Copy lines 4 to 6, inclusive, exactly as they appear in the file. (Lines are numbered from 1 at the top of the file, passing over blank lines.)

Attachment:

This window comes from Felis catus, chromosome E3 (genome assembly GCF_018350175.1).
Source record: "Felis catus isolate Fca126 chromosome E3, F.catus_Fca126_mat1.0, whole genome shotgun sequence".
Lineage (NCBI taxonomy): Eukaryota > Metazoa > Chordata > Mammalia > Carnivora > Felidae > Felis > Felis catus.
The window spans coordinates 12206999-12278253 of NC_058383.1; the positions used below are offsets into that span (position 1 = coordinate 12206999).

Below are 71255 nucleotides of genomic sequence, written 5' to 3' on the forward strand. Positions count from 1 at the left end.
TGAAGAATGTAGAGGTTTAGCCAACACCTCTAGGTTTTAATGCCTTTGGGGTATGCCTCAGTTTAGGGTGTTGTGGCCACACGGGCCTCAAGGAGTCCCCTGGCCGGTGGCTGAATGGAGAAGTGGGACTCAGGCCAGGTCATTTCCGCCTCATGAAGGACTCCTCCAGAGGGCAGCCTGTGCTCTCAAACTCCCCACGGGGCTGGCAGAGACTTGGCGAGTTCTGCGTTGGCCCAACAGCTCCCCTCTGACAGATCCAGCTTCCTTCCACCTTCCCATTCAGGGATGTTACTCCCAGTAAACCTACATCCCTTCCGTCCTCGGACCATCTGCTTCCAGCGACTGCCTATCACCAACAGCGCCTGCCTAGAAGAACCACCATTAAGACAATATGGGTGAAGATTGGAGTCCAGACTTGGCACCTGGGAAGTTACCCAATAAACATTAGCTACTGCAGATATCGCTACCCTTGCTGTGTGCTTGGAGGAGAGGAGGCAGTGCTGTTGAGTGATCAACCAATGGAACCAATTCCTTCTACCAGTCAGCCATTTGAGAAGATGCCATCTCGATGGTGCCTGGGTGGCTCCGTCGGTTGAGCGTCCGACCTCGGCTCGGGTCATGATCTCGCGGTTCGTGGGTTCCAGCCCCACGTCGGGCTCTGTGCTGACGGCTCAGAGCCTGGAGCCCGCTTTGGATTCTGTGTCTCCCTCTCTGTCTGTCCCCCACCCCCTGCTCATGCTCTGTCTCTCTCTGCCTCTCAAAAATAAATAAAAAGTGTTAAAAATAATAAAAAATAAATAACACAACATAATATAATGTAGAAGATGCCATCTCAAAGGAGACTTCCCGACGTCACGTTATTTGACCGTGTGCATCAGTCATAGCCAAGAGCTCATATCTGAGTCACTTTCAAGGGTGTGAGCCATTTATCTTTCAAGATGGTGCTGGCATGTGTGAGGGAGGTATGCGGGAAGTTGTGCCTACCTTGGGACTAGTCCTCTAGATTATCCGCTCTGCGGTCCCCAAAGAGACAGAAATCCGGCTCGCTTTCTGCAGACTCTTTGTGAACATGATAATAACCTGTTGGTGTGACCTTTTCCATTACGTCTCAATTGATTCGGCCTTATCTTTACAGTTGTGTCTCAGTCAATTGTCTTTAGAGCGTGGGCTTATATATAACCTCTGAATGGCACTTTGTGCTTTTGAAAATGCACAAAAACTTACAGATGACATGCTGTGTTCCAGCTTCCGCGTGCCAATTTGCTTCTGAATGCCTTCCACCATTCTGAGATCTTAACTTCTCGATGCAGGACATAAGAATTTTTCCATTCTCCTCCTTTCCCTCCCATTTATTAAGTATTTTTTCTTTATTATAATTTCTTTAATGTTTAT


The window spans coordinates 12206999-12278253 of NC_058383.1; the positions used below are offsets into that span (position 1 = coordinate 12206999).

Below are 71255 nucleotides of genomic sequence, written 5' to 3' on the forward strand. Positions count from 1 at the left end.
TGAAGAATGTAGAGGTTTAGCCAACACCTCTAGGTTTTAATGCCTTTGGGGTATGCCTCAGTTTAGGGTGTTGTGGCCACACGGGCCTCAAGGAGTCCCCTGGCCGGTGGCTGAATGGAGAAGTGGGACTCAGGCCAGGTCATTTCCGCCTCATGAAGGACTCCTCCAGAGGGCAGCCTGTGCTCTCAAACTCCCCACGGGGCTGGCAGAGACTTGGCGAGTTCTGCGTTGGCCCAACAGCTCCCCTCTGACAGATCCAGCTTCCTTCCACCTTCCCATTCAGGGATGTTACTCCCAGTAAACCTACATCCCTTCCGTCCTCGGACCATCTGCTTCCAGCGACTGCCTATCACCAACAGCGCCTGCCTAGAAGAACCACCATTAAGACAATATGGGTGAAGATTGGAGTCCAGACTTGGCACCTGGGAAGTTACCCAATAAACATTAGCTACTGCAGATATCGCTACCCTTGCTGTGTGCTTGGAGGAGAGGAGGCAGTGCTGTTGAGTGATCAACCAATGGAACCAATTCCTTCTACCAGTCAGCCATTTGAGAAGATGCCATCTCGATGGTGCCTGGGTGGCTCCGTCGGTTGAGCGTCCGACCTCGGCTCGGGTCATGATCTCGCGGTTCGTGGGTTCCAGCCCCACGTCGGGCTCTGTGCTGACGGCTCAGAGCCTGGAGCCCGCTTTGGATTCTGTGTCTCCCTCTCTGTCTGTCCCCCACCCCCTGCTCATGCTCTGTCTCTCTCTGCCTCTCAAAAATAAATAAAAAGTGTTAAAAATAATAAAAAATAAATAACACAACATAATATAATGTAGAAGATGCCATCTCAAAGGAGACTTCCCGACGTCACGTTATTTGACCGTGTGCATCAGTCATAGCCAAGAGCTCATATCTGAGTCACTTTCAAGGGTGTGAGCCATTTATCTTTCAAGATGGTGCTGGCATGTGTGAGGGAGGTATGCGGGAAGTTGTGCCTACCTTGGGACTAGTCCTCTAGATTATCCGCTCTGCGGTCCCCAAAGAGACAGAAATCCGGCTCGCTTTCTGCAGACTCTTTGTGAACATGATAATAACCTGTTGGTGTGACCTTTTCCATTACGTCTCAATTGATTCGGCCTTATCTTTACAGTTGTGTCTCAGTCAATTGTCTTTAGAGCGTGGGCTTATATATAACCTCTGAATGGCACTTTGTGCTTTTGAAAATGCACAAAAACTTACAGATGACATGCTGTGTTCCAGCTTCCGCGTGCCAATTTGCTTCTGAATGCCTTCCACCATTCTGAGATCTTAACTTCTCGATGCAGGACATAAGAATTTTTCCATTCTCCTCCTTTCCCTCCCATTTATTAAGTATTTTTTCTTTATTATAATTTCTTTAATGTTTAT